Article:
Last week I asked someone “what is marketing?”
Said someone had just retired after an illustrious career in blue chip marketing departments and a blue chip marketing consultancy.
I was expecting an immediate, well-rehearsed response. I was expecting a highly polished definition that was the result of decades of honing and refining.
What I got was hesitation, followed by what was clearly a carefully considered response that was being made up on the spot.
The seemingly naive questions are often the most powerful.
They don’t get asked very often.
The answer is assumed or taken for granted.
There is no question that my learned, recently retired friend knows what marketing is. But he hadn’t had to put that knowledge into words for a long time.
Many years ago I was stopped, mid-presentation, by a new marketing director and asked to give my definition of the word “salience”, having just (foolishly and assumptively as it turned out) used the term on a chart.
I kind of knew, but hadn’t had to put the knowledge into words before.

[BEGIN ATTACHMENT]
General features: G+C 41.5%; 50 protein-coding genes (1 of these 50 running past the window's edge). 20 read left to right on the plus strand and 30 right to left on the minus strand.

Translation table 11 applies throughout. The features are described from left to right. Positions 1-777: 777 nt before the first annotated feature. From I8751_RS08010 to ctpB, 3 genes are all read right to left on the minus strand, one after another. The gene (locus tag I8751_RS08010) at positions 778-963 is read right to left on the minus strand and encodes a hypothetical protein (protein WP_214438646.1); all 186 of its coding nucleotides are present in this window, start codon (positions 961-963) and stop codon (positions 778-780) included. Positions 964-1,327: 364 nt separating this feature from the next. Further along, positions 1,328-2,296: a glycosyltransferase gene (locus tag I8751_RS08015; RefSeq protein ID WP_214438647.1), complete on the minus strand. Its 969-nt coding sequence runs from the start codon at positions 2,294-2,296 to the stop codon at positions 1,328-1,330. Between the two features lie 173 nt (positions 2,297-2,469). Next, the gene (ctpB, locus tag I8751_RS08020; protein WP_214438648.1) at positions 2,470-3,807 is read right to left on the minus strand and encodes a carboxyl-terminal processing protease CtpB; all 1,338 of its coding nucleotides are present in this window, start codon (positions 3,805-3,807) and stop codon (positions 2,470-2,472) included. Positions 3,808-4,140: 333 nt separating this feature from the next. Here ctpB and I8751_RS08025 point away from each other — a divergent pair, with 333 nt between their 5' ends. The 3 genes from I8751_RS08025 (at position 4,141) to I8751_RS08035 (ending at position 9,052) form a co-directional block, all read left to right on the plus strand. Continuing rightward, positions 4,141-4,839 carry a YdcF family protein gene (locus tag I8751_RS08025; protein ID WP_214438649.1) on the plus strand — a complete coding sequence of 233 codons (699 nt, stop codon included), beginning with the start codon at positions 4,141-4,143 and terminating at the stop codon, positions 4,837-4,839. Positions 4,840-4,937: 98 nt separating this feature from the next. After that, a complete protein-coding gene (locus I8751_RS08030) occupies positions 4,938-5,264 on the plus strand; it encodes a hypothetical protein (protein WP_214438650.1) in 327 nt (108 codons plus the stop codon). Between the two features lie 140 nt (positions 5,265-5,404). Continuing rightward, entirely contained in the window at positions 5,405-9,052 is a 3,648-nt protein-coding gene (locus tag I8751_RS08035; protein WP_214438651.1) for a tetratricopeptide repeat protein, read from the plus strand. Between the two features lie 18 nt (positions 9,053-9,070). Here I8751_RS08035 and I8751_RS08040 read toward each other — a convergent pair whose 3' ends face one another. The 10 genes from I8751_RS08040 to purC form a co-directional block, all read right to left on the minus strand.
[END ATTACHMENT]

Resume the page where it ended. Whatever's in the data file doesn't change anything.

I flunked the test, but learned a hard lesson.
I’ve never used a word or phrase that I couldn’t explain since.
And, on occasion, I’ve tested people’s mettle by asking the same kind of deceptively simple, apparently naive questions mid-meeting.
What about Twitter?
A very bright client of mine was recently asked “what is Twitter?”
She was asked by her CEO in front of a board meeting.
I’m guessing that most people reading this will “know” what Twitter is.
But I’m also guessing that you won’t have been asked to put that knowledge into words.
And certainly not by your CEO in front of your board.
What would you have said?
What would you have said, knowing that the CEO wouldn’t tolerate waffle.
My clever client said this.
Twitter is where news breaks in 2012.
In so saying she did a better job under pressure than I would have done in her shoes.
It’s a concise, true definition that answers the question that will be on most CEO’s minds – “why should my company be on there?”
It’s the kind of answer that establishes a credible platform and buys you time to expand.
I can imagine the CEO saying “Hmm, interesting. Go on.”
The definition is true in terms of world events.
It is true of celebrity gossip.
It is true of most industries.
It is true amongst friends.
It is similar to, but in my opinion better than, Twitter’s own definition.
If you think you can do better, and if you can be arsed, you can add alternative definitions of Twitter via a comment.